Somehow I missed this Crichton thriller when it came out. It's a gripping thriller, plus I learned a lot more about aircraft manufacture in 1 day than having a brother work at Boeing for a few years.


What makes Crichton books interesting is that he takes you into the minds of experts, and you inadvertently learn a lot about the subject material (dinosaurs, archeology, medicine, what-have-you). This didn't have any really sci-fi technology (we're not bringing dinosaurs to life), but was still super interesting.


That being said, I don't think this book is one that will stay with me like Sphere, Jurassic Park, or Andromeda Strain. A fun read, though.

Escape from Mr. Lemoncello's Library - Chris Grabenstein

A very fun kids' book. This book knowingly (and even textually) admits a big debt to Charlie and the Chocolate Factory, but if there's room for more than one Willy Wonka in the world, Mr. Lemoncello is a fantastic second.


This is the kind of book I've dreamed about writing-- a book-lover's ode to books. There are many of those out there, but it was still nice to read all the references to great kid lit, and know that I've read about 90% of the books referenced. (now to track down the other 10%).


Anyway, my only complaint is that the book is very pro-Dewey Decimal system, while I'm a convert to Library of Congress. (they do mention LoC organization at one point late in the book)


This book was fun and silly. The kid characters were a little one-dimensional and not all the way fleshed out, but what can you expect from a kid's book?


I'm going to stop overanalyzing it and read some more. You should too.

Shalimar the Clown - Salman Rushdie

One of Rushdie's best.


Somehow managing to span continents and worlds in the way that only Rushdie can do, our character Shalimar the Clown manages to learn dying kashmiri folk art, mujahdeen terrorism, how to join a prison gang, and how to drive a deLorean.


Complex and interwoven, it manages to break down the boundaries between east and west, between good and evil, between political and personal.


Aw heck, read it already.

The Figure in the Shadows - John Bellairs

Definitely not as classic as The House with the Clock in its Walls.


Most jarring was the change of illustrators. Mercer Mayer (!) .... doesn't really come from  the same planet that Edward Gorey does. Now don't get me wrong, I love me some Little Monster, and he actually captures the new character Rose Rita pretty darn well. It's just hard for him to be creepy and have me take it seriously.


There were some definitely chilling parts to this book, but the general level of peril seemed lower. Also in this book (just like the first), everything could have been solved if Lewis ever actually talked to his Uncle Jonathan... He apparently didn't learn his lesson the first time.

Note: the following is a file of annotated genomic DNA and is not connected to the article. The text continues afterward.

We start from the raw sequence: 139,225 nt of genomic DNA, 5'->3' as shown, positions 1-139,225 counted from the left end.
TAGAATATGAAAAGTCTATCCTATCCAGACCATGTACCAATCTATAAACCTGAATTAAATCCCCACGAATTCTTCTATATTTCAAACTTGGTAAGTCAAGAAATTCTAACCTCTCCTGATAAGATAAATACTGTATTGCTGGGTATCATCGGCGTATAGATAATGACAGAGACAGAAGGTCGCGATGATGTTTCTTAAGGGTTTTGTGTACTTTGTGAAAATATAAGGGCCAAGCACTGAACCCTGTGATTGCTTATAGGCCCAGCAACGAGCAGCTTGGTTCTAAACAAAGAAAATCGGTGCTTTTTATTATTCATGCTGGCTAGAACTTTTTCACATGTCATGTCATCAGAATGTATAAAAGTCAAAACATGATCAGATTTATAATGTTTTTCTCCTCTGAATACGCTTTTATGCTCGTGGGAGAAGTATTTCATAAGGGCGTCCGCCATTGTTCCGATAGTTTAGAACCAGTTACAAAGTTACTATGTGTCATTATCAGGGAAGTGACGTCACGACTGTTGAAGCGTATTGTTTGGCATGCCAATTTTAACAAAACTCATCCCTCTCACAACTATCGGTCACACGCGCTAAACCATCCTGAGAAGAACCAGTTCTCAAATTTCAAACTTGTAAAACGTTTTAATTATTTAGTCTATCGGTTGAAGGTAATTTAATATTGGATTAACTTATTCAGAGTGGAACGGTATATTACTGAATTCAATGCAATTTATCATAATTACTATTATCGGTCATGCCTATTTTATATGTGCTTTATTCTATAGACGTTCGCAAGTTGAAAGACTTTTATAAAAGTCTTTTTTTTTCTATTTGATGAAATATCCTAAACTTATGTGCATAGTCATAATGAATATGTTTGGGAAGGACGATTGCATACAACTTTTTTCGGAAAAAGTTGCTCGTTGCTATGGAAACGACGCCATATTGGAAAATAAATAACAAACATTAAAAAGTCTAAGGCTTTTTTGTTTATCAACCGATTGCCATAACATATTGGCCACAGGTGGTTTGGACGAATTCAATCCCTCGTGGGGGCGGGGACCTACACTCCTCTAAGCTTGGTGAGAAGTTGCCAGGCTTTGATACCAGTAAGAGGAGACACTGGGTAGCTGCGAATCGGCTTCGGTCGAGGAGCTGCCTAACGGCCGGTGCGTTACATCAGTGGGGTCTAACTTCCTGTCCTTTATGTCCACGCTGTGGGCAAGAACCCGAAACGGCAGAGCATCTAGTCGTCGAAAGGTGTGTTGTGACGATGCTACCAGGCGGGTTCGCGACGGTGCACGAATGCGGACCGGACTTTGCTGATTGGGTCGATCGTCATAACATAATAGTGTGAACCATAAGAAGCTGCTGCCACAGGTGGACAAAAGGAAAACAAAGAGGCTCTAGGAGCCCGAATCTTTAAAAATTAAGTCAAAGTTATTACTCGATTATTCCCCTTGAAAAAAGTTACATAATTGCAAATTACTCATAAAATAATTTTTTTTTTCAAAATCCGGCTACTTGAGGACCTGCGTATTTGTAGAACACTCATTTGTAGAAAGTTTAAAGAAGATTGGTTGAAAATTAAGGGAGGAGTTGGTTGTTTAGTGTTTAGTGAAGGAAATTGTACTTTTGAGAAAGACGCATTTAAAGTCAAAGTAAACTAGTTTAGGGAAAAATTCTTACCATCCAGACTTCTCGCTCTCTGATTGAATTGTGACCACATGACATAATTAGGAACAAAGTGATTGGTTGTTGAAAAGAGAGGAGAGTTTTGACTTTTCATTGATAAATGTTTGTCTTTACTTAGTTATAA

Ah well, kid fiction. It was fun and quick, why am I complaining?

The House With a Clock in Its Walls - Edward Gorey, John Bellairs

I swear it wasn't until halfway through reading this that I learned that they're making a movie of this.


...although SOMETHING inspired me to seek out this book. I remember classmates reading it when I was a kid, and I remember the creepy Gorey illustrations.


I wasn't much for horror as a kid. Didn't have an appetite for it. Now that I'm grown-up, scary kids books are just about right. Definitely no scary grown-up books for me (=


So I thought this book was charming. Magic, derring-do, characters both charming and creepy. Great illustrations by Edward Gorey (recommended: The Shrinking of Treehorn)


There wasn't a lot of substance to it, but I loved the creepy imagery, the real childhood fitting-in drama juxtaposed with the magic stuff.


Definitely not in my top 10 adventure/magic books for kids, but fun nonetheless.


So, I guess I'll be seeing the movie.

Two Years Eight Months and Twenty-Eight Nights - Salman Rushdie

Salman rushdie-- dense, funny, lyrical. There were many places I laughed out loud. "This is just like Gozer the Gozarian..."


...so why wasn't this book better? It seems like Rushdie spent the first two-thirds of the book setting up this fun world, with these bizarre coincidences, wordplay, allusions to history, himself, pop culture, comic books, and everything...


...and then he lost interest in the last third and just kinda halfheartedly completed it.


It didn't help that the book is written in Rushdie's usual flashbacky past-tense, so that by the time the action happens, it's already been alluded to five or six times.


Anyway, not the best Rushdie, but Rushdie is one of the best authors.

The Face In The Frost - John Bellairs



This is my introduction to John Bellairs. I'm going to read his more well-known gothic horror stuff next.


,,,but first, wizards!



There is something ineffably '60s about this book, but in a light and fun way. Some passages are downright funny and remind me of Hitchhiker's guide.


Bellairs does a good job of writing emotion. He doesn't explain the mechanics of the world, or how spells work, or even really describe a scene, so much as the associated emotions.